London doesn’t lack a start-up scene, but that won’t stop the city from importing dozens of Israeli start-ups for the second annual Innovate Israel, the largest Israel business conference outside of the Holy Land. This year’s event promises to be even bigger than last year’s, with over 500 attendees expected at the one-day event on December 4. Attendees representing some of Europe’s largest companies and investment houses, along with government and tech industry figures, will hear from senior figures from companies like Facebook, Microsoft, Google and Virgin.
Sponsors include W residence and hotel developers, British Telecom, Bank Pictet, executive search and networking firm The Up Group, accounting firm Mazars, and Orange Telecom. Among the speakers at Innovate Israel will be Nathalie Boulanger, director of Orange Startup Ecosystem, a part of the worldwide Orange Group (not to be confused with Orange Israel, which is run by an Israeli licensee of Orange). Speaking to The Times of Israel, Boulanger said Israel was one of her group’s most important sources for start-up innovation.
“Israel is very special,” she said. “We work with start-ups all over the world, but we have found many innovative ideas and companies in Israel. With 5,000 start-ups, more per capita than anywhere else, we have found some wonderful companies to form partnerships with.”
One of those, Boulanger said, was Waze. “Now they have been acquired by Google, but we worked with them extensively” before the buyout, she said.
Orange is interested in a wide range of Israeli technologies, Boulanger said. “Security is an area many Israeli start-ups specialize in,” she said. “We also work extensively with Israeli start-ups in video and TV.”
Orange several years ago acquired Orca (now Viaccess-Orca), a company that develops services for mobile TV. “A new service they are developing, for example, will allow viewers to synchronize content between two screens, like a phone and a tablet.” That’s the kind of innovation that will help Orange, Boulanger said, and it’s the kind of thing the company finds in Israel.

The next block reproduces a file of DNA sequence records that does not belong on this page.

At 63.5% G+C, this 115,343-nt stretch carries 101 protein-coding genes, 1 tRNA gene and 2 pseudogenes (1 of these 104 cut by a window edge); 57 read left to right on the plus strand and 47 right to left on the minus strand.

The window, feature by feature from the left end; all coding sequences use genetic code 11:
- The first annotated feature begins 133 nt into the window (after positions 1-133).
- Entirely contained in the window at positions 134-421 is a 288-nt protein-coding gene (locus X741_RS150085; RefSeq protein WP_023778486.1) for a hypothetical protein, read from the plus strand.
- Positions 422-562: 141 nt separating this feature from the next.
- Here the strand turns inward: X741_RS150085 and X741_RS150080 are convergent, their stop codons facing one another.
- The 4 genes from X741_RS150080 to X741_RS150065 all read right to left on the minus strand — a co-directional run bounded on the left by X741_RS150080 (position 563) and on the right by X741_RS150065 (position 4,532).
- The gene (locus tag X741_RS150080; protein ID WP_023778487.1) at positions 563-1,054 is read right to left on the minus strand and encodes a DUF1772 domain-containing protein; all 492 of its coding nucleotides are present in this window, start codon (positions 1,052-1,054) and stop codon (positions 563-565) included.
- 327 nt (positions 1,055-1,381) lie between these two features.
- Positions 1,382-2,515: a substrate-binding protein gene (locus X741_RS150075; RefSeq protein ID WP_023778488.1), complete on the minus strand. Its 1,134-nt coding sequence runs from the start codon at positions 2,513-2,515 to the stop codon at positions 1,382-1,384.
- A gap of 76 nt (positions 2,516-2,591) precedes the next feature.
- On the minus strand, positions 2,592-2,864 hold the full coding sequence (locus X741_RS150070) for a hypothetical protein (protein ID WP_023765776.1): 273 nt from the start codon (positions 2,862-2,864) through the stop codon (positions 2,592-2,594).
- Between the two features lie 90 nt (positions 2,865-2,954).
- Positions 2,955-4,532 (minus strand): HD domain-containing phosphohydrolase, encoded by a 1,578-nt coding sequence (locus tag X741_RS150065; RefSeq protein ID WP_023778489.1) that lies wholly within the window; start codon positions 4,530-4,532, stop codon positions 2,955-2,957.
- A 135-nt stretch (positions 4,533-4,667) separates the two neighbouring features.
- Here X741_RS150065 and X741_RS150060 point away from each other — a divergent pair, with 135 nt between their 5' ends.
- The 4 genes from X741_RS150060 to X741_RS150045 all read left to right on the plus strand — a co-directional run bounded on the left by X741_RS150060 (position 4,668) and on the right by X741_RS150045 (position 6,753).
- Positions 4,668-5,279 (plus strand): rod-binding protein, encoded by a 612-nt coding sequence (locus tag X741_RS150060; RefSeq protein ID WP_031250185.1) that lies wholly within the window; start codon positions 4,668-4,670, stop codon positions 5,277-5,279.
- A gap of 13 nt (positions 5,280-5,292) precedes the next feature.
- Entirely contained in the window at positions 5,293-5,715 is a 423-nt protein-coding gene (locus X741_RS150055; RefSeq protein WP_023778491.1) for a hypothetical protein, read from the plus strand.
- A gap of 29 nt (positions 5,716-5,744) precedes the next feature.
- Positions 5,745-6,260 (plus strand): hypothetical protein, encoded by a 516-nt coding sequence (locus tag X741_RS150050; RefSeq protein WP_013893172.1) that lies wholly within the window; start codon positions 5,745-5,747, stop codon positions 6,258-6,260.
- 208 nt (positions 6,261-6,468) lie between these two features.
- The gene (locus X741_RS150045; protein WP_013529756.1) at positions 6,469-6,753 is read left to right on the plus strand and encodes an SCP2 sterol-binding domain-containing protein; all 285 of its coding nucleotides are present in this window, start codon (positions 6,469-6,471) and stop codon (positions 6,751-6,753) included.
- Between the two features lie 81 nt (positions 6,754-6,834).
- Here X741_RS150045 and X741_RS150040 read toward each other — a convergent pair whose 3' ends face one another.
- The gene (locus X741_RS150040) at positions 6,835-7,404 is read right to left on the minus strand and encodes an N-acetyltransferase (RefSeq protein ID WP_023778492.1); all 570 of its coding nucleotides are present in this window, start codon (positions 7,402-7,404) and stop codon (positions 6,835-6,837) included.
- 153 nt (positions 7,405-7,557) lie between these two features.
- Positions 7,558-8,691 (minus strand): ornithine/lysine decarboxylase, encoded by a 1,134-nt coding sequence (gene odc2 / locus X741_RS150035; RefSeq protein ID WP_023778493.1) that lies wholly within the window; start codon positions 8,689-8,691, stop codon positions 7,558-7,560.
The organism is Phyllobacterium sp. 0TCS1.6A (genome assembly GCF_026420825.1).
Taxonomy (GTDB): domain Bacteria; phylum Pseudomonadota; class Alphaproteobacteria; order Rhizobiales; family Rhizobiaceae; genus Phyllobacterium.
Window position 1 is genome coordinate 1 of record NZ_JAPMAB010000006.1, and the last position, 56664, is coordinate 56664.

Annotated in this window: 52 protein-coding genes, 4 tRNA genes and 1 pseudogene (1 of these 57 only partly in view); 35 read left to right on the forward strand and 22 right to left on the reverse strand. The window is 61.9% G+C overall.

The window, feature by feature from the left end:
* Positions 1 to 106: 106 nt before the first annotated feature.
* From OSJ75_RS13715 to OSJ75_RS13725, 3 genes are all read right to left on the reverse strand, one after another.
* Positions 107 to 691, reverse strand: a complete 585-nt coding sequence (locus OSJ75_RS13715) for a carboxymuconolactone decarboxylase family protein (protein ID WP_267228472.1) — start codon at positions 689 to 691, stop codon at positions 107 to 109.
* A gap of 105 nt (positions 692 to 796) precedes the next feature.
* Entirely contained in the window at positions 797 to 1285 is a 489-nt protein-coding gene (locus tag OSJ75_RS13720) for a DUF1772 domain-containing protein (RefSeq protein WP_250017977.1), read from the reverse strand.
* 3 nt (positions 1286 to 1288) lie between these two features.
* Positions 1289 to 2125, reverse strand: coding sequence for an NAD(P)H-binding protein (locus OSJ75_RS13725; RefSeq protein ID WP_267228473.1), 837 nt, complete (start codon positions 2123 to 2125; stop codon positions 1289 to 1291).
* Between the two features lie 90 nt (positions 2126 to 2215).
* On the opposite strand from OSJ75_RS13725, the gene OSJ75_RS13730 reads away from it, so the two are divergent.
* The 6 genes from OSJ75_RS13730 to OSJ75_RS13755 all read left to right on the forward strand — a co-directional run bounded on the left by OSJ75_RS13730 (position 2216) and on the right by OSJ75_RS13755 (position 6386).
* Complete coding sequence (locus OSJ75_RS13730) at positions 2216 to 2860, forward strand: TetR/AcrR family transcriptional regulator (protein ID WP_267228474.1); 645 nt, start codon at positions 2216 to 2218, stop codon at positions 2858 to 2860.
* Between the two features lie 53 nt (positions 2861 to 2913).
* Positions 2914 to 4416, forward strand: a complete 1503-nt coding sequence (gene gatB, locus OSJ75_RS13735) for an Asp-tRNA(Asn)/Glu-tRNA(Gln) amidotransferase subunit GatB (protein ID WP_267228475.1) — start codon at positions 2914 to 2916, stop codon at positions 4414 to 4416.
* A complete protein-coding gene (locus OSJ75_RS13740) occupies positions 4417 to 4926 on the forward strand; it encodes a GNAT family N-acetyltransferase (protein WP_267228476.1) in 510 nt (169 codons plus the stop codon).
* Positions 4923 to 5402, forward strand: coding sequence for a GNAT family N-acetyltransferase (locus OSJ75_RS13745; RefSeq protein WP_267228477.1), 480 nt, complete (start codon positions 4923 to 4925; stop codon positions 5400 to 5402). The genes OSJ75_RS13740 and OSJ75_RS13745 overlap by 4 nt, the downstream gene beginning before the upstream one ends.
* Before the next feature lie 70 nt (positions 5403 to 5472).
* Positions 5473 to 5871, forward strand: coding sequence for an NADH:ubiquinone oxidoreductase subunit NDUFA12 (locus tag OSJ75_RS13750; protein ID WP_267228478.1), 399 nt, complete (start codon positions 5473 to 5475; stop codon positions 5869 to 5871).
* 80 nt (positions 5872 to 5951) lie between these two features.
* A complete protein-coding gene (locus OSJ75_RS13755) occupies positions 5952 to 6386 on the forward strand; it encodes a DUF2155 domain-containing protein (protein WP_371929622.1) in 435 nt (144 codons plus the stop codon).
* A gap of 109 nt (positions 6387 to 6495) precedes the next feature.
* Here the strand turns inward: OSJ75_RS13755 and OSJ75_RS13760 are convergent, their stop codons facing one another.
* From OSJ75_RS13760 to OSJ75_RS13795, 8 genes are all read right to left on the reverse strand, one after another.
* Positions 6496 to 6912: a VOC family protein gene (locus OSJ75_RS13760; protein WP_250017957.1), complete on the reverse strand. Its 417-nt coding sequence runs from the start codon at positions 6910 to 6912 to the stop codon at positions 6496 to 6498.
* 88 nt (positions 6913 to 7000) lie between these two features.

It’s not just tech start-ups that UK companies are interested in. Several weeks ago, a delegation of 17 top executives in the UK water industry were in Israel to explore new technologies in waste treatment, water desalination, water reclamation, and other environmental areas. Among the British companies visiting WaTec, the water and environmental technology show in Tel Aviv held in mid-October, were, among others, United Utilities, Arup, Bloomberg New Energy Finance, British Water, and food giant Unilever, said Yoni Dolgin, Cleantech Manager at UK Israel Tech Hub at the British Embassy in Tel Aviv. “Israel is a world leader in desalination, wastewater and IT management of water networks, so of course UK and European countries in general are interested in working with Israel.”
Enhancing business ties between Israel and the UK is the job of the UK Israel Tech Hub, said Hub director Naomi Krieger Carmy.
“Our focus is promoting commercial partnership, to make connections and show Israeli companies opportunities in the UK,” she said. “We have been working with start-ups and large companies in a number of programs. There are incredible partnership opportunities for companies on both sides. Israeli innovation can ‘go global’ via Europe’s business capital, and British companies can gain a global advantage by tapping into Israel’s tech ecosystem.”
Co-chaired by Marc Worth and Yossi Vardi, Innovate Israel 2013 will be produced by global publishing and events company AcreWhite in partnership with the UK Israel Business chambers of commerce. Daniel Seal, CEO of AcreWhite said, “We have a dynamic range of companies enrolled with just a few spots left. We are delighted to welcome Orange, BT and JT especially, as indication of the serious consideration being given to Israeli technologies by these major corporations.”
Co-chair and serial entrepreneur, Yossi Vardi, said “Israel produces the highest rate of start-ups and new technologies per capita than any other country. In a country with a population of less than 8 million, it is logical that any company with aspirations of growth must look to expand abroad.”